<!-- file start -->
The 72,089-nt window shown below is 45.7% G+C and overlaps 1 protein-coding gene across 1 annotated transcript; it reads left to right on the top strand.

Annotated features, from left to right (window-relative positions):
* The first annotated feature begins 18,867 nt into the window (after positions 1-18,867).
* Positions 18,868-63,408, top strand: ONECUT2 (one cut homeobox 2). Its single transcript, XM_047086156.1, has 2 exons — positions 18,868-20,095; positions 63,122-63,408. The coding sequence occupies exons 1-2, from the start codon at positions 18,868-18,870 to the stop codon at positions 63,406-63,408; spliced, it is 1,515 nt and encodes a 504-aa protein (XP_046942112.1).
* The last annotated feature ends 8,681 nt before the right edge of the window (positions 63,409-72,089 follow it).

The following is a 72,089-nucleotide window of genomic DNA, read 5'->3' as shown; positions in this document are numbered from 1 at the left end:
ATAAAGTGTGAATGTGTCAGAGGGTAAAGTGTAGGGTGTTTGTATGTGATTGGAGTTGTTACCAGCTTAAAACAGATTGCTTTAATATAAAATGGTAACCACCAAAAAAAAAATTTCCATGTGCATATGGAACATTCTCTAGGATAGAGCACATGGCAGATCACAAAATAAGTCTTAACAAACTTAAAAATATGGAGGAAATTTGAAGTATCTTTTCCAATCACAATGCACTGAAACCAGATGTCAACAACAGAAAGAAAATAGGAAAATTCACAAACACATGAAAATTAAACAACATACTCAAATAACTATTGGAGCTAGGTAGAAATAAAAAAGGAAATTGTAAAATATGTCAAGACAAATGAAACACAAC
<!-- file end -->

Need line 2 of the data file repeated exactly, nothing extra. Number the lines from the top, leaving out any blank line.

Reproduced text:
Annotated features, from left to right (window-relative positions):